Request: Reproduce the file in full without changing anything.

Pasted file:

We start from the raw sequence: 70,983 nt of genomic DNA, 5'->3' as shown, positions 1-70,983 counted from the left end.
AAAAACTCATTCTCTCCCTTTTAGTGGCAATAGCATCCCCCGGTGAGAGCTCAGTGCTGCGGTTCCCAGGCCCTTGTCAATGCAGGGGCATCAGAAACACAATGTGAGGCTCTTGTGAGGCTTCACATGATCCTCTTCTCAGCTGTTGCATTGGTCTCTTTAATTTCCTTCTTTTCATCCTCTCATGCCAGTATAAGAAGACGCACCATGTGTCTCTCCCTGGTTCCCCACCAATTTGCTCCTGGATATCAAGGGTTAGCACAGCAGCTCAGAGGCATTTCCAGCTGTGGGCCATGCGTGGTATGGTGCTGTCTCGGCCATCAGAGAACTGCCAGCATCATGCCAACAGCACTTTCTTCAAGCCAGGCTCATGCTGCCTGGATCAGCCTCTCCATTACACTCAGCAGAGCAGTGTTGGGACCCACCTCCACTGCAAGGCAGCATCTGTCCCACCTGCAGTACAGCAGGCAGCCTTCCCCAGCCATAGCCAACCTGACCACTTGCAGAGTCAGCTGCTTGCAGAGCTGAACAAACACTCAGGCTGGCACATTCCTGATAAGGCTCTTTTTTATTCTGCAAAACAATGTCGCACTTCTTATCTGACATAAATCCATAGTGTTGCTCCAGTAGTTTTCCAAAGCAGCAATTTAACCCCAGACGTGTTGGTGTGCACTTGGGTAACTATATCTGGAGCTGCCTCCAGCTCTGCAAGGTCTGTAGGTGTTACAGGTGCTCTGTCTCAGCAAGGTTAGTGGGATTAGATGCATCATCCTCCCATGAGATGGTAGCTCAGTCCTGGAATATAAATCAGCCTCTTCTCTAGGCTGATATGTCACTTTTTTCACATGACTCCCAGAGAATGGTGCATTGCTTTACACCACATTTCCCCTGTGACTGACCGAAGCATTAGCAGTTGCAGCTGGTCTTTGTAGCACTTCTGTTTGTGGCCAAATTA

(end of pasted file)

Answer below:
We start from the raw sequence: 70,983 nt of genomic DNA, 5'->3' as shown, positions 1-70,983 counted from the left end.
AAAAACTCATTCTCTCCCTTTTAGTGGCAATAGCATCCCCCGGTGAGAGCTCAGTGCTGCGGTTCCCAGGCCCTTGTCAATGCAGGGGCATCAGAAACACAATGTGAGGCTCTTGTGAGGCTTCACATGATCCTCTTCTCAGCTGTTGCATTGGTCTCTTTAATTTCCTTCTTTTCATCCTCTCATGCCAGTATAAGAAGACGCACCATGTGTCTCTCCCTGGTTCCCCACCAATTTGCTCCTGGATATCAAGGGTTAGCACAGCAGCTCAGAGGCATTTCCAGCTGTGGGCCATGCGTGGTATGGTGCTGTCTCGGCCATCAGAGAACTGCCAGCATCATGCCAACAGCACTTTCTTCAAGCCAGGCTCATGCTGCCTGGATCAGCCTCTCCATTACACTCAGCAGAGCAGTGTTGGGACCCACCTCCACTGCAAGGCAGCATCTGTCCCACCTGCAGTACAGCAGGCAGCCTTCCCCAGCCATAGCCAACCTGACCACTTGCAGAGTCAGCTGCTTGCAGAGCTGAACAAACACTCAGGCTGGCACATTCCTGATAAGGCTCTTTTTTATTCTGCAAAACAATGTCGCACTTCTTATCTGACATAAATCCATAGTGTTGCTCCAGTAGTTTTCCAAAGCAGCAATTTAACCCCAGACGTGTTGGTGTGCACTTGGGTAACTATATCTGGAGCTGCCTCCAGCTCTGCAAGGTCTGTAGGTGTTACAGGTGCTCTGTCTCAGCAAGGTTAGTGGGATTAGATGCATCATCCTCCCATGAGATGGTAGCTCAGTCCTGGAATATAAATCAGCCTCTTCTCTAGGCTGATATGTCACTTTTTTCACATGACTCCCAGAGAATGGTGCATTGCTTTACACCACATTTCCCCTGTGACTGACCGAAGCATTAGCAGTTGCAGCTGGTCTTTGTAGCACTTCTGTTTGTGGCCAAATTA